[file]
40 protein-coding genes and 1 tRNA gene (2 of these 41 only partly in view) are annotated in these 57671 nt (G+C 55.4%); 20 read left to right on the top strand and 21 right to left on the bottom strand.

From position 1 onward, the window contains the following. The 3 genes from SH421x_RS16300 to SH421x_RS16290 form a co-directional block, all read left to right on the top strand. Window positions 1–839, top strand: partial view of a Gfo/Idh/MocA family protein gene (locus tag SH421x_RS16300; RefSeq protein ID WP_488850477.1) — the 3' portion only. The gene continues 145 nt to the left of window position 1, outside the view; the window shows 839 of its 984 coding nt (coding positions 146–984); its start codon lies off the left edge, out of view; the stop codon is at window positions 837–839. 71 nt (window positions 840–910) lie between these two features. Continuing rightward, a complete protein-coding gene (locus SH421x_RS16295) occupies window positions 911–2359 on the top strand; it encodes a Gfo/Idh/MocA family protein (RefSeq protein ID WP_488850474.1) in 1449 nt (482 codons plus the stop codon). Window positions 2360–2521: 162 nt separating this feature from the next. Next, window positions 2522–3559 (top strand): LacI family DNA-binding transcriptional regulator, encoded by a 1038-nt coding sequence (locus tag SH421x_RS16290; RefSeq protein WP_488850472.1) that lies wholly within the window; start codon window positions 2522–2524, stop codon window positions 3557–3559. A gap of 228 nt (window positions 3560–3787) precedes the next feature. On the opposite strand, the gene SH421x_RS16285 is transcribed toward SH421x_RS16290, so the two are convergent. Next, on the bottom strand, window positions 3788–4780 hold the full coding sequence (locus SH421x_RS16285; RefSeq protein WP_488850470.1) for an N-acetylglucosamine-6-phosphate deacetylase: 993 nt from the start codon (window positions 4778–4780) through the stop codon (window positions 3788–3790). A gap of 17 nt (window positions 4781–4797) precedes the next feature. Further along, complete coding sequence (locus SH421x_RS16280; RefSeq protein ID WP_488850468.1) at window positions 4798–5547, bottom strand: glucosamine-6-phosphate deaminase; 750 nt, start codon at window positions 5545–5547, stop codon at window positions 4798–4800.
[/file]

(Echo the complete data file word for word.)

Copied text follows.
40 protein-coding genes and 1 tRNA gene (2 of these 41 only partly in view) are annotated in these 57671 nt (G+C 55.4%); 20 read left to right on the top strand and 21 right to left on the bottom strand.

From position 1 onward, the window contains the following. The 3 genes from SH421x_RS16300 to SH421x_RS16290 form a co-directional block, all read left to right on the top strand. Window positions 1–839, top strand: partial view of a Gfo/Idh/MocA family protein gene (locus tag SH421x_RS16300; RefSeq protein ID WP_488850477.1) — the 3' portion only. The gene continues 145 nt to the left of window position 1, outside the view; the window shows 839 of its 984 coding nt (coding positions 146–984); its start codon lies off the left edge, out of view; the stop codon is at window positions 837–839. 71 nt (window positions 840–910) lie between these two features. Continuing rightward, a complete protein-coding gene (locus SH421x_RS16295) occupies window positions 911–2359 on the top strand; it encodes a Gfo/Idh/MocA family protein (RefSeq protein ID WP_488850474.1) in 1449 nt (482 codons plus the stop codon). Window positions 2360–2521: 162 nt separating this feature from the next. Next, window positions 2522–3559 (top strand): LacI family DNA-binding transcriptional regulator, encoded by a 1038-nt coding sequence (locus tag SH421x_RS16290; RefSeq protein WP_488850472.1) that lies wholly within the window; start codon window positions 2522–2524, stop codon window positions 3557–3559. A gap of 228 nt (window positions 3560–3787) precedes the next feature. On the opposite strand, the gene SH421x_RS16285 is transcribed toward SH421x_RS16290, so the two are convergent. Next, on the bottom strand, window positions 3788–4780 hold the full coding sequence (locus SH421x_RS16285; RefSeq protein WP_488850470.1) for an N-acetylglucosamine-6-phosphate deacetylase: 993 nt from the start codon (window positions 4778–4780) through the stop codon (window positions 3788–3790). A gap of 17 nt (window positions 4781–4797) precedes the next feature. Further along, complete coding sequence (locus SH421x_RS16280; RefSeq protein ID WP_488850468.1) at window positions 4798–5547, bottom strand: glucosamine-6-phosphate deaminase; 750 nt, start codon at window positions 5545–5547, stop codon at window positions 4798–4800.